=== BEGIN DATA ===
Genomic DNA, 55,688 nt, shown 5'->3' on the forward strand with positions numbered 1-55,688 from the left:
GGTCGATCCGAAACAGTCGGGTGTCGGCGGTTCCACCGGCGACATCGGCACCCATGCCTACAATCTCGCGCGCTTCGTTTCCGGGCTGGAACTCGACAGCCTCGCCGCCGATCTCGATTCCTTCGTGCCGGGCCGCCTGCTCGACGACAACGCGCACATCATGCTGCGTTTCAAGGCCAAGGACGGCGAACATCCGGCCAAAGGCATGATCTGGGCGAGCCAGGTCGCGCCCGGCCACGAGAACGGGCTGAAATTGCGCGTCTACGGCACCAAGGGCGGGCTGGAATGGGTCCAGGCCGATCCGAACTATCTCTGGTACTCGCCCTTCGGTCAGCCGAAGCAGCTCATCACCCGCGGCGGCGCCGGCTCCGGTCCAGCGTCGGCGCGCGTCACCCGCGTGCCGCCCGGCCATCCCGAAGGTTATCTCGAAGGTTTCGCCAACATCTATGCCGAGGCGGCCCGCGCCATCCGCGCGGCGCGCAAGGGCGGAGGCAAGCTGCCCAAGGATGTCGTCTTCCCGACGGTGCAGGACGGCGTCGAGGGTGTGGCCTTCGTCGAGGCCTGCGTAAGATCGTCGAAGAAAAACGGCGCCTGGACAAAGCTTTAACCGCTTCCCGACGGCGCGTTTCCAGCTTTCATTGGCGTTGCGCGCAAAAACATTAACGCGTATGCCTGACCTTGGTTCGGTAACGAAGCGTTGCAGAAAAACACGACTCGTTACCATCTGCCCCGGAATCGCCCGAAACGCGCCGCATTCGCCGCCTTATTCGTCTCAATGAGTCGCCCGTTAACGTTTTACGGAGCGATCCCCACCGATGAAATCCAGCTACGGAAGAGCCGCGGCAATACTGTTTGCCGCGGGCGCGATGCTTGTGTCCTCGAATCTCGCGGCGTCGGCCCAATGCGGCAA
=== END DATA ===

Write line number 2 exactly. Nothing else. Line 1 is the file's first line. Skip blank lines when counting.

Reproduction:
GGTCGATCCGAAACAGTCGGGTGTCGGCGGTTCCACCGGCGACATCGGCACCCATGCCTACAATCTCGCGCGCTTCGTTTCCGGGCTGGAACTCGACAGCCTCGCCGCCGATCTCGATTCCTTCGTGCCGGGCCGCCTGCTCGACGACAACGCGCACATCATGCTGCGTTTCAAGGCCAAGGACGGCGAACATCCGGCCAAAGGCATGATCTGGGCGAGCCAGGTCGCGCCCGGCCACGAGAACGGGCTGAAATTGCGCGTCTACGGCACCAAGGGCGGGCTGGAATGGGTCCAGGCCGATCCGAACTATCTCTGGTACTCGCCCTTCGGTCAGCCGAAGCAGCTCATCACCCGCGGCGGCGCCGGCTCCGGTCCAGCGTCGGCGCGCGTCACCCGCGTGCCGCCCGGCCATCCCGAAGGTTATCTCGAAGGTTTCGCCAACATCTATGCCGAGGCGGCCCGCGCCATCCGCGCGGCGCGCAAGGGCGGAGGCAAGCTGCCCAAGGATGTCGTCTTCCCGACGGTGCAGGACGGCGTCGAGGGTGTGGCCTTCGTCGAGGCCTGCGTAAGATCGTCGAAGAAAAACGGCGCCTGGACAAAGCTTTAACCGCTTCCCGACGGCGCGTTTCCAGCTTTCATTGGCGTTGCGCGCAAAAACATTAACGCGTATGCCTGACCTTGGTTCGGTAACGAAGCGTTGCAGAAAAACACGACTCGTTACCATCTGCCCCGGAATCGCCCGAAACGCGCCGCATTCGCCGCCTTATTCGTCTCAATGAGTCGCCCGTTAACGTTTTACGGAGCGATCCCCACCGATGAAATCCAGCTACGGAAGAGCCGCGGCAATACTGTTTGCCGCGGGCGCGATGCTTGTGTCCTCGAATCTCGCGGCGTCGGCCCAATGCGGCAA